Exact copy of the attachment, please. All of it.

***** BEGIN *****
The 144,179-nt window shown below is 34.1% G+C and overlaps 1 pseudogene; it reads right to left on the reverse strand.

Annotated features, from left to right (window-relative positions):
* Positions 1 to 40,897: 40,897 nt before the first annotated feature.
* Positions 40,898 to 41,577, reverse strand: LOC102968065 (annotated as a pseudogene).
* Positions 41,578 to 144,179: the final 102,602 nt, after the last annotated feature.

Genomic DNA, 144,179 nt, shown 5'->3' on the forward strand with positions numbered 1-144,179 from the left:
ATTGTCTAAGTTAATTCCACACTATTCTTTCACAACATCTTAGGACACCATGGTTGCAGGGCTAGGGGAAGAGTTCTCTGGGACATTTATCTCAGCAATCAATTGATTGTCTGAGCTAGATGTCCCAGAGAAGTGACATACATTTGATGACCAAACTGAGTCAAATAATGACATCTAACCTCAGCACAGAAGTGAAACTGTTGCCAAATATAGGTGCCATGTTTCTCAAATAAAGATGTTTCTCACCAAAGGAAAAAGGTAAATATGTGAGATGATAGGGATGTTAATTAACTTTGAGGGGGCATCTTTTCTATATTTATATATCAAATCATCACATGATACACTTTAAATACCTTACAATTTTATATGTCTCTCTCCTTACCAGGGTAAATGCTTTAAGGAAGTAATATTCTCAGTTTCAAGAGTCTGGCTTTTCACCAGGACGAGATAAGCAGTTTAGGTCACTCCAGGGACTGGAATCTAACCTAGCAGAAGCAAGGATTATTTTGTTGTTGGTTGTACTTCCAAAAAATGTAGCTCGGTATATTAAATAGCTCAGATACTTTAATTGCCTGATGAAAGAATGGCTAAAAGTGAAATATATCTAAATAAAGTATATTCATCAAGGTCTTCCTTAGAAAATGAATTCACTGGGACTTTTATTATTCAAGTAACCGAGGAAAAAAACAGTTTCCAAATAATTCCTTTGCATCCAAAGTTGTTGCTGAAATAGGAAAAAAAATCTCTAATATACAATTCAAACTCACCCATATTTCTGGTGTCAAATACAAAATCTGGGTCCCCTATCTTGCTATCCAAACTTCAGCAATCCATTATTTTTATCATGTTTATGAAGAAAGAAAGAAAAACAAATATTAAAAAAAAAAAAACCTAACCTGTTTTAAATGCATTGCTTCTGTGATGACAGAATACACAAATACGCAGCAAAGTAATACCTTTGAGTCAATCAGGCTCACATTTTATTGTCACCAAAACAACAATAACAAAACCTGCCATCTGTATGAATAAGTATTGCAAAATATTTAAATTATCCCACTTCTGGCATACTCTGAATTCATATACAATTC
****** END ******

The 144,179-nt window shown below is 34.1% G+C and overlaps 1 pseudogene; it reads right to left on the reverse strand.

Annotated features, from left to right (window-relative positions):
* Positions 1 to 40,897: 40,897 nt before the first annotated feature.
* Positions 40,898 to 41,577, reverse strand: LOC102968065 (annotated as a pseudogene).
* Positions 41,578 to 144,179: the final 102,602 nt, after the last annotated feature.

Genomic DNA, 144,179 nt, shown 5'->3' on the forward strand with positions numbered 1-144,179 from the left:
ATTGTCTAAGTTAATTCCACACTATTCTTTCACAACATCTTAGGACACCATGGTTGCAGGGCTAGGGGAAGAGTTCTCTGGGACATTTATCTCAGCAATCAATTGATTGTCTGAGCTAGATGTCCCAGAGAAGTGACATACATTTGATGACCAAACTGAGTCAAATAATGACATCTAACCTCAGCACAGAAGTGAAACTGTTGCCAAATATAGGTGCCATGTTTCTCAAATAAAGATGTTTCTCACCAAAGGAAAAAGGTAAATATGTGAGATGATAGGGATGTTAATTAACTTTGAGGGGGCATCTTTTCTATATTTATATATCAAATCATCACATGATACACTTTAAATACCTTACAATTTTATATGTCTCTCTCCTTACCAGGGTAAATGCTTTAAGGAAGTAATATTCTCAGTTTCAAGAGTCTGGCTTTTCACCAGGACGAGATAAGCAGTTTAGGTCACTCCAGGGACTGGAATCTAACCTAGCAGAAGCAAGGATTATTTTGTTGTTGGTTGTACTTCCAAAAAATGTAGCTCGGTATATTAAATAGCTCAGATACTTTAATTGCCTGATGAAAGAATGGCTAAAAGTGAAATATATCTAAATAAAGTATATTCATCAAGGTCTTCCTTAGAAAATGAATTCACTGGGACTTTTATTATTCAAGTAACCGAGGAAAAAAACAGTTTCCAAATAATTCCTTTGCATCCAAAGTTGTTGCTGAAATAGGAAAAAAAATCTCTAATATACAATTCAAACTCACCCATATTTCTGGTGTCAAATACAAAATCTGGGTCCCCTATCTTGCTATCCAAACTTCAGCAATCCATTATTTTTATCATGTTTATGAAGAAAGAAAGAAAAACAAATATTAAAAAAAAAAAAACCTAACCTGTTTTAAATGCATTGCTTCTGTGATGACAGAATACACAAATACGCAGCAAAGTAATACCTTTGAGTCAATCAGGCTCACATTTTATTGTCACCAAAACAACAATAACAAAACCTGCCATCTGTATGAATAAGTATTGCAAAATATTTAAATTATCCCACTTCTGGCATACTCTGAATTCATATACAATTC